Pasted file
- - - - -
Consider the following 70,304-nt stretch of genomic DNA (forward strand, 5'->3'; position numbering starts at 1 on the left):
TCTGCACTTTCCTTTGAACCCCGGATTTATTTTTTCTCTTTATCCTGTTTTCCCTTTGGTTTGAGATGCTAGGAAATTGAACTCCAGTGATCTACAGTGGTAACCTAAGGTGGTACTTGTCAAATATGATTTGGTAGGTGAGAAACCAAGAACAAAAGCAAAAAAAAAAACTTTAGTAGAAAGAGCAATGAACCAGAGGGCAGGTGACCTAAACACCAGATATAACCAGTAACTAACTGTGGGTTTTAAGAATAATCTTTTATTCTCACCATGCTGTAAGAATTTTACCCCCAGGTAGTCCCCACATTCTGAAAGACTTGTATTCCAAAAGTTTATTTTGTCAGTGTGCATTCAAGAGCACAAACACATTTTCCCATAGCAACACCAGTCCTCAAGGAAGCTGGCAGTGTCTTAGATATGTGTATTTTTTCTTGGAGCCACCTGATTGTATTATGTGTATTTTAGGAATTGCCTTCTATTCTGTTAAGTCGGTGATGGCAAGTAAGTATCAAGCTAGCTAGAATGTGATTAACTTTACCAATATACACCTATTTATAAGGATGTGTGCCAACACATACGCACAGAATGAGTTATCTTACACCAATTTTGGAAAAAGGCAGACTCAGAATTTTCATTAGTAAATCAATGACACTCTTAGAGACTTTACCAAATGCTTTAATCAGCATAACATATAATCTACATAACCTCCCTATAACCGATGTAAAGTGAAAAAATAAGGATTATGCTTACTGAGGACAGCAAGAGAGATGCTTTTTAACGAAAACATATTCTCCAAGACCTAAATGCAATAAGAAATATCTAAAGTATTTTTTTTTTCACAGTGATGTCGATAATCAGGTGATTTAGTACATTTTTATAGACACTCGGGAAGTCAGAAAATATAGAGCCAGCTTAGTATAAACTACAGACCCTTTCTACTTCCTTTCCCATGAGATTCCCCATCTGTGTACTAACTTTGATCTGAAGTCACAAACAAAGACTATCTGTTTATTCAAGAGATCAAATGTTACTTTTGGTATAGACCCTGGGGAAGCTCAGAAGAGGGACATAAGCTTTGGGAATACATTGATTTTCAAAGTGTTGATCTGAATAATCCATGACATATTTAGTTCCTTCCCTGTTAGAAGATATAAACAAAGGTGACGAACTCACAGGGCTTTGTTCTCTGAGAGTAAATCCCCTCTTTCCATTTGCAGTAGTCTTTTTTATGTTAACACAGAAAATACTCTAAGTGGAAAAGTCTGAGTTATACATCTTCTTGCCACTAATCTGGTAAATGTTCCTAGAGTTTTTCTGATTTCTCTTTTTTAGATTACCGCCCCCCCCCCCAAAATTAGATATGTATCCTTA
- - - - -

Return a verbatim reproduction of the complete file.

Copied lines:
Consider the following 70,304-nt stretch of genomic DNA (forward strand, 5'->3'; position numbering starts at 1 on the left):
TCTGCACTTTCCTTTGAACCCCGGATTTATTTTTTCTCTTTATCCTGTTTTCCCTTTGGTTTGAGATGCTAGGAAATTGAACTCCAGTGATCTACAGTGGTAACCTAAGGTGGTACTTGTCAAATATGATTTGGTAGGTGAGAAACCAAGAACAAAAGCAAAAAAAAAAACTTTAGTAGAAAGAGCAATGAACCAGAGGGCAGGTGACCTAAACACCAGATATAACCAGTAACTAACTGTGGGTTTTAAGAATAATCTTTTATTCTCACCATGCTGTAAGAATTTTACCCCCAGGTAGTCCCCACATTCTGAAAGACTTGTATTCCAAAAGTTTATTTTGTCAGTGTGCATTCAAGAGCACAAACACATTTTCCCATAGCAACACCAGTCCTCAAGGAAGCTGGCAGTGTCTTAGATATGTGTATTTTTTCTTGGAGCCACCTGATTGTATTATGTGTATTTTAGGAATTGCCTTCTATTCTGTTAAGTCGGTGATGGCAAGTAAGTATCAAGCTAGCTAGAATGTGATTAACTTTACCAATATACACCTATTTATAAGGATGTGTGCCAACACATACGCACAGAATGAGTTATCTTACACCAATTTTGGAAAAAGGCAGACTCAGAATTTTCATTAGTAAATCAATGACACTCTTAGAGACTTTACCAAATGCTTTAATCAGCATAACATATAATCTACATAACCTCCCTATAACCGATGTAAAGTGAAAAAATAAGGATTATGCTTACTGAGGACAGCAAGAGAGATGCTTTTTAACGAAAACATATTCTCCAAGACCTAAATGCAATAAGAAATATCTAAAGTATTTTTTTTTTCACAGTGATGTCGATAATCAGGTGATTTAGTACATTTTTATAGACACTCGGGAAGTCAGAAAATATAGAGCCAGCTTAGTATAAACTACAGACCCTTTCTACTTCCTTTCCCATGAGATTCCCCATCTGTGTACTAACTTTGATCTGAAGTCACAAACAAAGACTATCTGTTTATTCAAGAGATCAAATGTTACTTTTGGTATAGACCCTGGGGAAGCTCAGAAGAGGGACATAAGCTTTGGGAATACATTGATTTTCAAAGTGTTGATCTGAATAATCCATGACATATTTAGTTCCTTCCCTGTTAGAAGATATAAACAAAGGTGACGAACTCACAGGGCTTTGTTCTCTGAGAGTAAATCCCCTCTTTCCATTTGCAGTAGTCTTTTTTATGTTAACACAGAAAATACTCTAAGTGGAAAAGTCTGAGTTATACATCTTCTTGCCACTAATCTGGTAAATGTTCCTAGAGTTTTTCTGATTTCTCTTTTTTAGATTACCGCCCCCCCCCCCAAAATTAGATATGTATCCTTA